Apple, by adding Reader to Safari 5, is essentially trying to
force an ebook style interface onto the web reading experience. It
will never work out over the long haul because web publishers will
resist and the end result will be an arms race, with publishers on
one side and Apple on the other.
This guy Lynch’s website is exactly the sort of design turd that makes people want to use Safari Reader. Flash ads, half a dozen Google text ads, 10 “social media” dinguses, a side bar full of polls, sub-tabs, “related posts”, and more. And, to top it off, it’s split across three “pages”, with a measly 400 words per page.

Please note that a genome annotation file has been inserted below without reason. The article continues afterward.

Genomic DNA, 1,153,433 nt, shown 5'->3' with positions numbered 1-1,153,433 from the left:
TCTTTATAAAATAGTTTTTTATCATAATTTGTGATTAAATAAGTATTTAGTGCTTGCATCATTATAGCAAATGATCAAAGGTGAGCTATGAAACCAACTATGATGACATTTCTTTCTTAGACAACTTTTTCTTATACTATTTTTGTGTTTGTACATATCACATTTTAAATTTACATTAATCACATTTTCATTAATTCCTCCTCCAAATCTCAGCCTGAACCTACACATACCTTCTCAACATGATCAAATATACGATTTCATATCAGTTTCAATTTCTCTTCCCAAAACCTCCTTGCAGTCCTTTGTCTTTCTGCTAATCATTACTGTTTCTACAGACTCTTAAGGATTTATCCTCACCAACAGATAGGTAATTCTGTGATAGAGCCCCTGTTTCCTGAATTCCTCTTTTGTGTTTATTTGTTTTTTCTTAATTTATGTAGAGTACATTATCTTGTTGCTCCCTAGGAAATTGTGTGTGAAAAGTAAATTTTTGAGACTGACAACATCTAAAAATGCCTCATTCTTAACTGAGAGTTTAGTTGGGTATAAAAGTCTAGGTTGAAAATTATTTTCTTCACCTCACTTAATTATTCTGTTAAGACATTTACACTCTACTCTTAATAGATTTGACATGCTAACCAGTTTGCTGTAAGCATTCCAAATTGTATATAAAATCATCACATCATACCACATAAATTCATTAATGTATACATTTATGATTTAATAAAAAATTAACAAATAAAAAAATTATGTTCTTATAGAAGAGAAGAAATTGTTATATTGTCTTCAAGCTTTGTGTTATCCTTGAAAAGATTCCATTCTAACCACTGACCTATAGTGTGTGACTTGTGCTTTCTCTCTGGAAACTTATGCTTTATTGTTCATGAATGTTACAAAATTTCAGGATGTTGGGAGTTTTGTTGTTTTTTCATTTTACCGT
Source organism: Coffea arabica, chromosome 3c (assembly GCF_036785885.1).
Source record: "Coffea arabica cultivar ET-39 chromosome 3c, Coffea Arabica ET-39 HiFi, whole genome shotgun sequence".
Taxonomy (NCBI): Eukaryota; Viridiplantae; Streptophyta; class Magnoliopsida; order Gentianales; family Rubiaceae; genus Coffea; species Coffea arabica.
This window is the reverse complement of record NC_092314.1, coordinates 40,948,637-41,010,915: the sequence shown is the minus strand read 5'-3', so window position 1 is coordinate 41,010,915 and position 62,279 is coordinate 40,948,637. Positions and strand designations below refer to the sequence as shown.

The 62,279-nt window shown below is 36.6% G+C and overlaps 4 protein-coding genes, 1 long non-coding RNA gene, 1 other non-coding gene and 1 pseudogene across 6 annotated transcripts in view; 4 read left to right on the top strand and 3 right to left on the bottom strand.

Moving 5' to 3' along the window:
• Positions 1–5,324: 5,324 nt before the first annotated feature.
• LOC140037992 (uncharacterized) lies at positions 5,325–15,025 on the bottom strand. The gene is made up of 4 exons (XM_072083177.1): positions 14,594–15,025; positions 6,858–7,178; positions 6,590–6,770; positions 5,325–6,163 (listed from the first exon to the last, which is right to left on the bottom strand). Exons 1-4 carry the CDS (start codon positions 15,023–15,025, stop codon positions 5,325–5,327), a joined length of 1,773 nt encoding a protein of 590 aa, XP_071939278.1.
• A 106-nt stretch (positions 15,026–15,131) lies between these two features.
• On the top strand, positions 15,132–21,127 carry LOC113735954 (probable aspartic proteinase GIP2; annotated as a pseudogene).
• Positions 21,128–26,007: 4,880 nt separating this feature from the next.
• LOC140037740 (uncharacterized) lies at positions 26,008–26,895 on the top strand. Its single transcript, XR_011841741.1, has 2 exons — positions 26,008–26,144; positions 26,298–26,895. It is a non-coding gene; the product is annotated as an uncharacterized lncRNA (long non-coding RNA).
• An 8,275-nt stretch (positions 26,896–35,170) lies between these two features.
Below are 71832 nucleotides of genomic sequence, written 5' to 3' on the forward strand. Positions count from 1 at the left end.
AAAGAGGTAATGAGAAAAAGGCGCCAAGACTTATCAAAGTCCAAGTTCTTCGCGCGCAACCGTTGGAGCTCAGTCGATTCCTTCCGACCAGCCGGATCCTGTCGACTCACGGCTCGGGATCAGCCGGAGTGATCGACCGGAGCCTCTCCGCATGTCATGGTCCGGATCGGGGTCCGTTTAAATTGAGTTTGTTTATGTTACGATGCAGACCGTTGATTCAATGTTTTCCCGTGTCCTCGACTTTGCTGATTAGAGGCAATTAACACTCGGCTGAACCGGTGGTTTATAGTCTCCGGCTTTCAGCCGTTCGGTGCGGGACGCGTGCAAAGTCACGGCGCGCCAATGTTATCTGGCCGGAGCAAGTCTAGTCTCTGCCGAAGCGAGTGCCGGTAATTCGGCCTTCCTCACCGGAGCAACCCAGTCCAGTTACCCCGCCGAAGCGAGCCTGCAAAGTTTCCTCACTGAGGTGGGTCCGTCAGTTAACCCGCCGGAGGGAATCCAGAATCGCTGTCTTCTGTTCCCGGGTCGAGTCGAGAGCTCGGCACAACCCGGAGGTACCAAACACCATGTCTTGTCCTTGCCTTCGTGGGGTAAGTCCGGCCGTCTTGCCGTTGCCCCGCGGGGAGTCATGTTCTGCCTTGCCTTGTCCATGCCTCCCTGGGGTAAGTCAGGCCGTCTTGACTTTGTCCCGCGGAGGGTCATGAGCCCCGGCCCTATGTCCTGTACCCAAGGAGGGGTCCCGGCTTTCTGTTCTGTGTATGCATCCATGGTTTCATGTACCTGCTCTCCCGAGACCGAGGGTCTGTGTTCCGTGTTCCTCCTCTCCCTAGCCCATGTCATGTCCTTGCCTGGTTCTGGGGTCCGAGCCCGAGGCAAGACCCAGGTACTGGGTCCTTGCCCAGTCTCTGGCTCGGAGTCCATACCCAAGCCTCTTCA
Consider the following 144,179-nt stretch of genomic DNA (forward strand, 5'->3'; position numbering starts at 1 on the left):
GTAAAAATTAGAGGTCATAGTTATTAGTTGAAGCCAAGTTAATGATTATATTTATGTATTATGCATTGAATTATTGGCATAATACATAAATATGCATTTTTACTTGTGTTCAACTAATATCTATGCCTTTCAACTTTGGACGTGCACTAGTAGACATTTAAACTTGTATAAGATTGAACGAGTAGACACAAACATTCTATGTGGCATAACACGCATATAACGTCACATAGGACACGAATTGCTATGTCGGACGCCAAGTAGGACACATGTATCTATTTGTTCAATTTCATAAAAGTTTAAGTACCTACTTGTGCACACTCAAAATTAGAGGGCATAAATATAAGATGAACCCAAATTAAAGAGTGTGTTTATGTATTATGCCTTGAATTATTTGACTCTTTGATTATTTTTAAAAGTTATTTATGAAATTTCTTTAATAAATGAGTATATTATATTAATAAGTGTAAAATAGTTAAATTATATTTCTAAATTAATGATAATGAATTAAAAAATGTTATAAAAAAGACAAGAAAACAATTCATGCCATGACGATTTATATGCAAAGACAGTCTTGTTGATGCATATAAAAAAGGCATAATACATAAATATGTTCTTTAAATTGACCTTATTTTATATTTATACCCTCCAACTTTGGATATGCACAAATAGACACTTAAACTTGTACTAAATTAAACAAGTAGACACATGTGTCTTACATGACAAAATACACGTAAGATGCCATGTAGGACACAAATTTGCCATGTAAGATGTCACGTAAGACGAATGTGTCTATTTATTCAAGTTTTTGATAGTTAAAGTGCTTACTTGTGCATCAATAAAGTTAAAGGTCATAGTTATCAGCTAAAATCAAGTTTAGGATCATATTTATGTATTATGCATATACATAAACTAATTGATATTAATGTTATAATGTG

Safari Reader doesn’t kick in by default. It’s invoked by the user. Apple isn’t telling Jim Lynch his site is ugly and hard to read. His readers are. If your website is user-hostile, don’t be surprised when your readers fight back.
Update: Shockingly — shockingly, I tell you — Lynch’s site uses Tynt.
★ Monday, 14 June 2010